Frequently Asked Questions

What is a national scholarship?
A national scholarship or fellowship is one that accepts applications from students across the United States. Typically, the term “scholarship” refers to undergraduate awards and “fellowship” refers to graduate awards. Some awards will fund your UConn education, others may fund educational opportunities at other institutions or abroad.  Some awards come from government agencies, others come from private foundations.  All are “external” awards that must be reported to the Office of Financial Aid at the institution where you intend to use the award.

When do I apply?
The deadline will depend on the scholarship to which you are applying. Please see our Scholarships page for more information on the programs.

What are the odds?
The odds vary, but most national scholarships are extremely competitive.

Will a scholarship affect my financial aid?
Most scholarships will be factored into your financial aid package, and your total award may not exceed the cost of your education. If you have no financial need, you should still consider applying for an award to gain from its prestige value, but you may not be able to collect the full monetary value of the scholarship.

How important is GPA?
GPA requirements vary by competition; always read the criteria to determine whether you are eligible. Generally, though, scholarship programs look for a GPA of 3.7 or higher. But, in all cases, scholarship programs look at much more than your GPA when reviewing your application.

What else do I need to be competitive?
Specific criteria vary by competition, so read the rules. Generally, reviewers are looking for strong academic records and rigorous academic plans, previous honors and awards, research experience, community involvement, leadership, creativity, and strong support from faculty.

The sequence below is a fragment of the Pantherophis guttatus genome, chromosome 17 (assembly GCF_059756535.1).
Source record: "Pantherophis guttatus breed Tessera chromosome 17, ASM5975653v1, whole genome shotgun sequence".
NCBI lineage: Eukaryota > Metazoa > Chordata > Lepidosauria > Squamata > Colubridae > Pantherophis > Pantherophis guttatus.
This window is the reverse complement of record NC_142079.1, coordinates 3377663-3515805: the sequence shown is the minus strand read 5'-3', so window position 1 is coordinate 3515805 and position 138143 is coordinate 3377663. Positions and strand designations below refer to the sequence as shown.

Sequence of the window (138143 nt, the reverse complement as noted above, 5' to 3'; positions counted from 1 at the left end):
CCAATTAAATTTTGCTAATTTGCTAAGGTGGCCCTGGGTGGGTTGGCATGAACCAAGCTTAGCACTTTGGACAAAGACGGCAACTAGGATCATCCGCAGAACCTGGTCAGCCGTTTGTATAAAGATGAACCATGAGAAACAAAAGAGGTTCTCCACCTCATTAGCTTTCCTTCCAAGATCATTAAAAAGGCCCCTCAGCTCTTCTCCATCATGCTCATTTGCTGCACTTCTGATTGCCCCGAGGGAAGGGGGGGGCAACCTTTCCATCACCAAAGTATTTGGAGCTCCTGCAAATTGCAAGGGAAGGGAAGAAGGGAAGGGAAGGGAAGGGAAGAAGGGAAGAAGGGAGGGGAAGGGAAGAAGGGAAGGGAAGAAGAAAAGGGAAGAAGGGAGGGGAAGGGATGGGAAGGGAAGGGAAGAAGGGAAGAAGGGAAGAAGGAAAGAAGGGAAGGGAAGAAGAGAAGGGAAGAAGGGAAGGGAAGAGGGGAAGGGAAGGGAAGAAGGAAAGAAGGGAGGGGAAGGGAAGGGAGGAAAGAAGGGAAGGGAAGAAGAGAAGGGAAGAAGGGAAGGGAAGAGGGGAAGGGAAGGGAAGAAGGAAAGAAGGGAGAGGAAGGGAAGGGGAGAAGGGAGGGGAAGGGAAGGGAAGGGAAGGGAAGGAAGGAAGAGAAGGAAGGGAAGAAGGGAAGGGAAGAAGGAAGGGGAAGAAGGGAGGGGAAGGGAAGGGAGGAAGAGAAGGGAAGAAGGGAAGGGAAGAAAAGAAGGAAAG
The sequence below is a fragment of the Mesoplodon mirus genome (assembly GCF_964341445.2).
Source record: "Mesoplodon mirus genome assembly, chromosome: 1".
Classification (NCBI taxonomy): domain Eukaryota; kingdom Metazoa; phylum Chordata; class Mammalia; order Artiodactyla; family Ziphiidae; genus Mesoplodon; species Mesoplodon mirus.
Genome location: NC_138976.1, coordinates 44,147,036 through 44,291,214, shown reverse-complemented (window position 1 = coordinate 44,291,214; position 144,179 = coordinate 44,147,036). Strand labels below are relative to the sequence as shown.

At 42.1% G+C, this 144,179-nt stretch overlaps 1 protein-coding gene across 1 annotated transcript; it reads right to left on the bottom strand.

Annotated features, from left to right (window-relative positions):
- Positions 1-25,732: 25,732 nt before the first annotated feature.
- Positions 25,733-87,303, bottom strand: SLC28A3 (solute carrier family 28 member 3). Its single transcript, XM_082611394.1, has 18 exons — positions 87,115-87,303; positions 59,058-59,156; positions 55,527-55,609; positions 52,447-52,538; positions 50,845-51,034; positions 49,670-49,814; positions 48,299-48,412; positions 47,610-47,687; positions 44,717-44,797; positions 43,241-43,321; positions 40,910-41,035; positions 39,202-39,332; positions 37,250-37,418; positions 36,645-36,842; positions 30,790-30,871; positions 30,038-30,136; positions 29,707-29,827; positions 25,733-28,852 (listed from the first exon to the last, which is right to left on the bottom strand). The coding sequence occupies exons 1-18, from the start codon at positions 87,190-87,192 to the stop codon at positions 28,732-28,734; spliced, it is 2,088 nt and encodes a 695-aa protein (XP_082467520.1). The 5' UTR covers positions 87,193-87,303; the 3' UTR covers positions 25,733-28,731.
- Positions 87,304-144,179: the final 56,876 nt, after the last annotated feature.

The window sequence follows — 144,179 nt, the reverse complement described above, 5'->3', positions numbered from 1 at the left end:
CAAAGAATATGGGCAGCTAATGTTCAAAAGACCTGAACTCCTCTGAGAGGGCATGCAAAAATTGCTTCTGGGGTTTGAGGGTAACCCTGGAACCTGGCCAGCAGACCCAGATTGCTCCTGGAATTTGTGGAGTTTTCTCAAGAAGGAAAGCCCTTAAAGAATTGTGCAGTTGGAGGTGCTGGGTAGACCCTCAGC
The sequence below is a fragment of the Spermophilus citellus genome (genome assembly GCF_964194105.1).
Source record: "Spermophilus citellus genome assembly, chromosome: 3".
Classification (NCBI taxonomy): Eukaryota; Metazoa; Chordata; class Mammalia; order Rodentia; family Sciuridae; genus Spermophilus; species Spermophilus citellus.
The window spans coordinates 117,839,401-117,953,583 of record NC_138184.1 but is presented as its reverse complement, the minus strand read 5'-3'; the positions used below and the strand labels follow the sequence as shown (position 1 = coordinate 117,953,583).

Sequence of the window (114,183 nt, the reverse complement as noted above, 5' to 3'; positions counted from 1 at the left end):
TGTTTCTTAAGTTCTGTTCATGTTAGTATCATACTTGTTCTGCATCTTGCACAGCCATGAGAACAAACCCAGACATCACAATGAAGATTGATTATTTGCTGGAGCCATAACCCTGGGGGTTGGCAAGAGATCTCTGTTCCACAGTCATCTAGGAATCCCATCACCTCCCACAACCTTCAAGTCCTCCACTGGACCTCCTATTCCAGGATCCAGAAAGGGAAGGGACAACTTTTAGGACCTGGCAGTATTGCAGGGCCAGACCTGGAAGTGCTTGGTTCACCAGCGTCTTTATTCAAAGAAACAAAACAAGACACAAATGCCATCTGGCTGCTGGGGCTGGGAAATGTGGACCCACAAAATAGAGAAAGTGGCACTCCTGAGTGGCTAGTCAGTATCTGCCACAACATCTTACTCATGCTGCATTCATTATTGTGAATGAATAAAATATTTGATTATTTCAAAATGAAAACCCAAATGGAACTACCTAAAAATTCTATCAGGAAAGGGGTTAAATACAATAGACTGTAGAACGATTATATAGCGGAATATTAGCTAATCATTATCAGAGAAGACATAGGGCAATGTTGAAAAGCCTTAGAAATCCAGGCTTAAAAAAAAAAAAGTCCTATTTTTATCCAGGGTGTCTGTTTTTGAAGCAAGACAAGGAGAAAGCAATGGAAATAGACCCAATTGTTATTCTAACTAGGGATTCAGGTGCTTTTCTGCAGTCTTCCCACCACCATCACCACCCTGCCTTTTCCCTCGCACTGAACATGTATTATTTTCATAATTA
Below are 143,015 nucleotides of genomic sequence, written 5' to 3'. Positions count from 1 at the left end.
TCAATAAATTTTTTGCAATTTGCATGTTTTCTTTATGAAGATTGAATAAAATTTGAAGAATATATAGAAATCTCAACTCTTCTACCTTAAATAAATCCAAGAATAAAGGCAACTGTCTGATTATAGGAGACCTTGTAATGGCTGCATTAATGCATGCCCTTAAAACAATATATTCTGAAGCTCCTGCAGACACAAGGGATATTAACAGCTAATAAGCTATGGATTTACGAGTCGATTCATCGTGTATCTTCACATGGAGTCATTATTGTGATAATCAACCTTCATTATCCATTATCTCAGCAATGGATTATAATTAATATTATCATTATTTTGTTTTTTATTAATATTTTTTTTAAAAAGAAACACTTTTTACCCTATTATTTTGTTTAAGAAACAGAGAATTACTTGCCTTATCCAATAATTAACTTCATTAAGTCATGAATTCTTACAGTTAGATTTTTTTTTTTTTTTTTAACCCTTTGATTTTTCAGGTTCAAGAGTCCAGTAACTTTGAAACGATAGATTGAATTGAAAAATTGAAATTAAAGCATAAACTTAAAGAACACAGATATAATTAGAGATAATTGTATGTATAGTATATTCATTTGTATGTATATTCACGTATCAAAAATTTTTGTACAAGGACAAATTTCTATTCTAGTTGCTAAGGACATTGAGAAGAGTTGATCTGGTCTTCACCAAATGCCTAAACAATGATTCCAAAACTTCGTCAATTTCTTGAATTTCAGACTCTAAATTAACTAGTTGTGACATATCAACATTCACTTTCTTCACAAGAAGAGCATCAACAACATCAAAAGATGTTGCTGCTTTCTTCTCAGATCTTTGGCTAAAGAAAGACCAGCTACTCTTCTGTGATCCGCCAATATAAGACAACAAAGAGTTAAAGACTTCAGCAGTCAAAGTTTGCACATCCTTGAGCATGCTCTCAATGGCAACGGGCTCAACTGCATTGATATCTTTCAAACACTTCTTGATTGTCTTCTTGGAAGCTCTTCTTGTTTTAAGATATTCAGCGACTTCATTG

Who should write my letters of recommendation?
Your recommenders should be faculty members who know you well. It is better to have a good, detailed letter from an associate professor than a generic letter from a dean or a senator. For some scholarships, letters from employers or professionals associated with public service can be useful. When you ask for letters of recommendation, be sure to describe the scholarship competition in depth and review the criteria for selection. Your recommender should be able to write a 1-2 page letter with specific examples of how you meet, if not exceed, the stated criteria.

Will there be an interview?
Many scholarships require an interview, especially those that require nomination like the Rhodes, Marshall, and Mitchell. The Fulbright has an “on campus” interview with members of our Fulbright Committee, and some countries require an interview for semi-finalists. There are some scholarships, however, that are evaluated solely on the basis of the application materials.

Can I get help with my application for nomination?
Yes! We are here to help you through the process.

Do I need to be in Honors?
No, you do not need to be an Honors student to apply for a national award.

Some of my letter writers asked for guidance. What should I tell them?
First, tell them “thank you”! Letters of recommendation are extremely important parts of these applications, because every candidate is a great student who is doing interesting things. The best letters explain in detail, with specific examples and concrete comparisons, how and why you are the best of the best. Be prepared to provide your referees with whatever materials they need to write a detailed, thoughtful letter. Then, encourage them to visit Penn State’s online module on “Writing Recommendation Letters.” And we recommend that letter writers share their letters with us ahead of time, so that we may provide feedback on them.